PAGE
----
During the November session, Kris Steele, executive director of The Education and Employment Ministry, said that two individuals can be arrested in the same county on the same day for the same crime but face very different outcomes based on their ability to post bail.
An individual who posts bail will be able to retain employment and housing and appear in court in appropriate clothes, Steele said. The individual who does not post bail will be in jail for as much as 90 days before a court hearing and will likely be fired from his job, lose his home, and possibly lose custody of children. Steele said the individual who does not post bail typically appears in court “in a yellow jumpsuit that says ‘inmate’ on the back of it in handcuffs” and will “look the part of a person who is engaged in criminal activity.”
Steele said statistics show that people who do not post bail are seven times more likely to face a harsher sentence than an individual facing the same charges who posts bail.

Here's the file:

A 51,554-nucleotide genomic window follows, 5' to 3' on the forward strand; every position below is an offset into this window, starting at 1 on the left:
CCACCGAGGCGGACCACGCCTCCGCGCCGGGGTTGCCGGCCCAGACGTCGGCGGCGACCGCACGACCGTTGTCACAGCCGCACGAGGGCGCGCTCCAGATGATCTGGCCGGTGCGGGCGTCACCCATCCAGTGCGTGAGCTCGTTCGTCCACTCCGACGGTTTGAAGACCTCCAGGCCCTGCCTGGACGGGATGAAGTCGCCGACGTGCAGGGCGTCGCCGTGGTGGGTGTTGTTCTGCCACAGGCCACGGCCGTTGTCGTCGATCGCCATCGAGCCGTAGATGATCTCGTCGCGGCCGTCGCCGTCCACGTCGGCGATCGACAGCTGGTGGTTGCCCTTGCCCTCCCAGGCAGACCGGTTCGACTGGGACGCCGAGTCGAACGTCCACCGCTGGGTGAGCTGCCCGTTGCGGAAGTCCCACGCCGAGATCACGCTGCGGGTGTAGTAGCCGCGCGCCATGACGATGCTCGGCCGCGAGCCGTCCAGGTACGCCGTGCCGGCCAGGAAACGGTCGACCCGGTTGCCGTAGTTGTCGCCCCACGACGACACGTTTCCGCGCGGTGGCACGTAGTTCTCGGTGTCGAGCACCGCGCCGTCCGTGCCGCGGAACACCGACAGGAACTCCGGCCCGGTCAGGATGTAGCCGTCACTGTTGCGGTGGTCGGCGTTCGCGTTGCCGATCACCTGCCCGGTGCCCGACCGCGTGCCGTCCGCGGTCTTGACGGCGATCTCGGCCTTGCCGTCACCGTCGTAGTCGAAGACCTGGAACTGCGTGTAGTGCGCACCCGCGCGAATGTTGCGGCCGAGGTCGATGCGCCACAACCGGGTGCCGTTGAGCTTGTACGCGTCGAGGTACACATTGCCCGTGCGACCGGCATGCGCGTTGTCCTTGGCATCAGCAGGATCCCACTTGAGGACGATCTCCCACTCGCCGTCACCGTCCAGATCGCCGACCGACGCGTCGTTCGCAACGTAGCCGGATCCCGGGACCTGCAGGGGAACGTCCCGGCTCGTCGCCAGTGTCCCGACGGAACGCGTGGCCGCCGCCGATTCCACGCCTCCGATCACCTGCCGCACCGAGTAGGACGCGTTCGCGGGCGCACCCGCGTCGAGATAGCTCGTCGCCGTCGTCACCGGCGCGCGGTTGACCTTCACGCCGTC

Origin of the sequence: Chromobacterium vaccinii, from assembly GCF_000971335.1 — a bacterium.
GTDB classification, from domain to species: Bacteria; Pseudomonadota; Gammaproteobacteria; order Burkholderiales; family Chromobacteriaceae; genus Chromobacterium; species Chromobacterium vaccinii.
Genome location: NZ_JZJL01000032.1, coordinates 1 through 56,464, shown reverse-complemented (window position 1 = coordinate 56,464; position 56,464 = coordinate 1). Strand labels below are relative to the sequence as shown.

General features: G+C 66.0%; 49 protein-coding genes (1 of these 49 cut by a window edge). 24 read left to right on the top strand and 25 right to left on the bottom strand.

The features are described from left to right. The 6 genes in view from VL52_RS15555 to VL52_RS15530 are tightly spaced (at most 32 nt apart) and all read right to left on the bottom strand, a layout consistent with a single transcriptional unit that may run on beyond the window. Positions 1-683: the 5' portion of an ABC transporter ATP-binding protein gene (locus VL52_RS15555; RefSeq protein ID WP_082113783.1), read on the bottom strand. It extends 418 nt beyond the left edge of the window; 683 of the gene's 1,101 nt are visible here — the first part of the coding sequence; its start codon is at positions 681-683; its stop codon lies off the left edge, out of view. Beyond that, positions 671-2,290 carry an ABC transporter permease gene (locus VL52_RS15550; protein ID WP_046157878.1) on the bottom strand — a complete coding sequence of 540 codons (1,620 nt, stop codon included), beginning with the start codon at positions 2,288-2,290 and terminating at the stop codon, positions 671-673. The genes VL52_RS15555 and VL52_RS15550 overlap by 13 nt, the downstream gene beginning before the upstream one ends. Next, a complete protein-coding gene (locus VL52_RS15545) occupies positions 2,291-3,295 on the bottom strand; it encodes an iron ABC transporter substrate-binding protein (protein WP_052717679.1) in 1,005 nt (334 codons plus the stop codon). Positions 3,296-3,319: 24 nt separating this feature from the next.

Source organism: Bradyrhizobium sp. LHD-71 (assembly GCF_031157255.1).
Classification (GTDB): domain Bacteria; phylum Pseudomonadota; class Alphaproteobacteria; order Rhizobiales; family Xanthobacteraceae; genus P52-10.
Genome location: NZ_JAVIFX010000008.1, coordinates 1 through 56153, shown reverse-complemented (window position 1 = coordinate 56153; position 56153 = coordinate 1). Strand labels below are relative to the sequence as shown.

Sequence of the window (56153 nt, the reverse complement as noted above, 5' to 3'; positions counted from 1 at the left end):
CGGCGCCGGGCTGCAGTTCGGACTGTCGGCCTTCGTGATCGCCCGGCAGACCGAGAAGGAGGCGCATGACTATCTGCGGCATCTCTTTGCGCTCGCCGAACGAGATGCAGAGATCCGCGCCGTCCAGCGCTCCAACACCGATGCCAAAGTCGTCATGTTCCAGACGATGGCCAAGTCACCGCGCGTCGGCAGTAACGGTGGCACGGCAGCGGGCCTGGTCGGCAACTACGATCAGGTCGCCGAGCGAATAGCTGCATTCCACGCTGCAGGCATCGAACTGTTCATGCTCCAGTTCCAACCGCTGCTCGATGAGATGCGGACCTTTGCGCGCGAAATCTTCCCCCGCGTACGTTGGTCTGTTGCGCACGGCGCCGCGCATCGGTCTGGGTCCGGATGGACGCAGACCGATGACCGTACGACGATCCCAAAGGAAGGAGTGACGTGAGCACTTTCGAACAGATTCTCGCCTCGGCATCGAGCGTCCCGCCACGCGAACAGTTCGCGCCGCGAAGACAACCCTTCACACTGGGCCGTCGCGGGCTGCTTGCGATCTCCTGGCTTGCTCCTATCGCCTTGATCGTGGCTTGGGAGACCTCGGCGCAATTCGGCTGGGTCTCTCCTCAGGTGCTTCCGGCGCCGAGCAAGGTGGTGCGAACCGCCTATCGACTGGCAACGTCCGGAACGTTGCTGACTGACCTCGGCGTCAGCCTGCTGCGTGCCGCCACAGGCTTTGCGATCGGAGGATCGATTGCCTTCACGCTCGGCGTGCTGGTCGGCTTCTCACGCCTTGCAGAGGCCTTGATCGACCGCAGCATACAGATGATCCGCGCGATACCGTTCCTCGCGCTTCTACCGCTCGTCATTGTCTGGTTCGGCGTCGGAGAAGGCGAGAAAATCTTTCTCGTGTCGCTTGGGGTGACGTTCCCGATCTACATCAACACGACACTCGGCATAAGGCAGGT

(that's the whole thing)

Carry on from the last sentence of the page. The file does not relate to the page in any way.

Steele said a racial minority who fails to post bail is 11 times more likely to face a harsher sentence.
Steele indicated those outcomes are the result of prosecutorial racial bias.
“Let me just make an observation,” Steele said. “We have 27 elected district attorneys in the state of Oklahoma. Every office reflects the personality of its leadership, I can guarantee you that. Every single district attorney is white. Every single district attorney elected to office is white, comes from a middle-class background. There is inherent bias in both the charging decisions and the sentencing decisions that are handed out in Oklahoma on a daily basis.”
At one point, Steele said prosecutors are “reliant upon trumped-up charges to get more in the way of fees and fines to fund their offices.”
Steele indicated that discrimination is a built-in feature of Oklahoma’s law-enforcement and prosecution efforts and called for the entire system to be jettisoned and replaced.
“I spent the first 15 years of my work saying that there are all of these unintended consequences in reference to our criminal legal system,” said Steele, a former state lawmaker and Speaker of the Oklahoma House of Representatives. “I don’t say that anymore. I think the system is doing exactly what it was intended to do, and I’m not so sure that it’s not time to go back and have a complete reimagine conversation of what justice is.”